Achievement goals and causal attributions of students with characteristics of grandiose and vulnerable narcissism

Matthew John Cardinale, Fordham University

Abstract

Recent evidence suggests a rise in incidence of narcissistic traits in younger populations including traits associated with both grandiose and vulnerable narcissism. Individuals exhibiting the traits associated with these two subtypes have been shown to react differently in specific situations and to specific outcomes. The current study compared the attributions for success and failure made by young individuals evidencing a range of traits associated with subclinical grandiose and vulnerable narcissism. Two hundred and two participants, ranging in age from 18 to 23, were provided with a randomly assigned mastery or performance task and experienced success or failure outcomes. Results indicated that traits associated with subclinical grandiose and vulnerable narcissism were not related statistically to causal attributions of locus of causality or stability following success or failure. Mastery and performance tasks were also not predictive of different causal attributions for vulnerable and grandiose narcissistically organized individuals experiencing success or failure. A limitation of the current study included inadequate internal consistency of the Narcissism Personality Inventory-16 and the Hypersensitive Narcissism Scale which may have contributed to the lack of significant findings. Further research is needed to determine the potential relationships between subtypes of narcissism, achievement goals, and causal attributions.^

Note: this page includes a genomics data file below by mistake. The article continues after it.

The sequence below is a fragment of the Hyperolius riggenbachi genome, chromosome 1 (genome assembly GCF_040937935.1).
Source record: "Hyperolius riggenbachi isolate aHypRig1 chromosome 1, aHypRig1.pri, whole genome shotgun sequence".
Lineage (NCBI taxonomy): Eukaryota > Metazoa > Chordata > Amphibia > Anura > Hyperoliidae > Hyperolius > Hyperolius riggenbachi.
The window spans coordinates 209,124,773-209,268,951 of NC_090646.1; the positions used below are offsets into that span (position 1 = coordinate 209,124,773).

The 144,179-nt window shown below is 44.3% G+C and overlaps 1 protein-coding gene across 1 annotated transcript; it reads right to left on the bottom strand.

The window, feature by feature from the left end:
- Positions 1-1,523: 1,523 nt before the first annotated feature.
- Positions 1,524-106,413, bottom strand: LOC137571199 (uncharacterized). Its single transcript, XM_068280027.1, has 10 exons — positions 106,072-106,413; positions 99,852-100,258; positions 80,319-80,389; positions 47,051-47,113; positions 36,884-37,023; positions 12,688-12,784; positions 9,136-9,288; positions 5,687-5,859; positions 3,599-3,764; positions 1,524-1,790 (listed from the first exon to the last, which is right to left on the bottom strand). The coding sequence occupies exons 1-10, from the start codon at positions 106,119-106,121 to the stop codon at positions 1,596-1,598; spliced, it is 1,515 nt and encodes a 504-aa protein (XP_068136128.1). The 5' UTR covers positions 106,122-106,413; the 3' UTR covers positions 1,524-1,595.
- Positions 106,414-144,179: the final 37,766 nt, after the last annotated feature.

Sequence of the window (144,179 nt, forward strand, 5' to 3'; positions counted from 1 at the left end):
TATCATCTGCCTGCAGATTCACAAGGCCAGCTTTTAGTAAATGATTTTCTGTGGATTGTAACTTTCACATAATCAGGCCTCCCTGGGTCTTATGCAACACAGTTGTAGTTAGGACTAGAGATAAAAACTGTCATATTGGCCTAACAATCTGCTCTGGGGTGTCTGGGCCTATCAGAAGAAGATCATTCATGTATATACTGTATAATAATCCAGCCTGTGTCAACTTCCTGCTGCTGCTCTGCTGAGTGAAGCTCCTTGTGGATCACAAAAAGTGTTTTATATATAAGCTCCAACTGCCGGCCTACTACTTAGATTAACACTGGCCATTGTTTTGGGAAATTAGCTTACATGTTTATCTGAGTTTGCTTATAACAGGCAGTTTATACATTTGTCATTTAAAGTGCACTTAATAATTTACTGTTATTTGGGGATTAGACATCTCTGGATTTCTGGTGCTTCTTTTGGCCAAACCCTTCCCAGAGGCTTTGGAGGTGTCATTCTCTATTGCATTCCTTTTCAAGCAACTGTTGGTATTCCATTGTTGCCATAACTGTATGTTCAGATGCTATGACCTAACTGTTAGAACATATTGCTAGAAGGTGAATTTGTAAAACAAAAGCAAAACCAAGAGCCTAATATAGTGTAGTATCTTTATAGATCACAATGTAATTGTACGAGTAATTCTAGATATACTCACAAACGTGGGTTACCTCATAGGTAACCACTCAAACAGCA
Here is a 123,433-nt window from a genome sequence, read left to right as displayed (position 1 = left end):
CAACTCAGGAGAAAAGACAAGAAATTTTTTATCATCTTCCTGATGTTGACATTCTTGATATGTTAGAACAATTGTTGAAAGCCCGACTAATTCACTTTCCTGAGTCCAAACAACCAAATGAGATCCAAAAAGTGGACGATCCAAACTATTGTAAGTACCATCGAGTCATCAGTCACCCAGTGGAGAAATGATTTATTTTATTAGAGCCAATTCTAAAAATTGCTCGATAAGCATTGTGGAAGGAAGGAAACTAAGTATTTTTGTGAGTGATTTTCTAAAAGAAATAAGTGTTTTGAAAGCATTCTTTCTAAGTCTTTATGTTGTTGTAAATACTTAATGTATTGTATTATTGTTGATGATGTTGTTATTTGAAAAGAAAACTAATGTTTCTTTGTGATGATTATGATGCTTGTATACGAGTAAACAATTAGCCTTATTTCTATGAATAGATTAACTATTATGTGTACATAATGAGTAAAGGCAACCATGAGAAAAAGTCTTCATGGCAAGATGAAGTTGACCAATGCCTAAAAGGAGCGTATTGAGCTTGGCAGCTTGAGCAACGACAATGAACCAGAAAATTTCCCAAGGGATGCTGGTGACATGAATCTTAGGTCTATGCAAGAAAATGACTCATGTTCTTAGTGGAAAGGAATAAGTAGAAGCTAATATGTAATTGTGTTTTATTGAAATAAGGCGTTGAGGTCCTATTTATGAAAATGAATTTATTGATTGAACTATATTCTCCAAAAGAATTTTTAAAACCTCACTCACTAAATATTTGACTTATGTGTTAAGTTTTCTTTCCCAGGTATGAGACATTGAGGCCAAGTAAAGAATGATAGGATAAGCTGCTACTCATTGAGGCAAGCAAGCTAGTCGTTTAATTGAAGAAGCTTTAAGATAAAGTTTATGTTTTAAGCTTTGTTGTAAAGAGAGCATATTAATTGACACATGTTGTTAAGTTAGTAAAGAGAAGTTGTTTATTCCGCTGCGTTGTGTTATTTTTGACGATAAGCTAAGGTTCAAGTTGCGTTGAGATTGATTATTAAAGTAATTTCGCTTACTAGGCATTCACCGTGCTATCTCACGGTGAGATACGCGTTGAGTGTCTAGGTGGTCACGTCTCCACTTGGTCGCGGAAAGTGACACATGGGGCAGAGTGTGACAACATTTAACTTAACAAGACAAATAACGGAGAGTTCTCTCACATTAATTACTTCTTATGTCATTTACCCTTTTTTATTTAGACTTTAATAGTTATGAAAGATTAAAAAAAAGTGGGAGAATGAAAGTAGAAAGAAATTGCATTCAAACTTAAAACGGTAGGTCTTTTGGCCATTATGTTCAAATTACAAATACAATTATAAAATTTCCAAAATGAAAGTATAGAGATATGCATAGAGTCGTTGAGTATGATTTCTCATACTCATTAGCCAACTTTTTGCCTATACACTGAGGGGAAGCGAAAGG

Subject Area

Psychology, Social|Psychology, General|Psychology, Personality

Recommended Citation

Cardinale, Matthew John, "Achievement goals and causal attributions of students with characteristics of grandiose and vulnerable narcissism" (2014). ETD Collection for Fordham University. AAI3625779.
http://fordham.bepress.com/dissertations/AAI3625779

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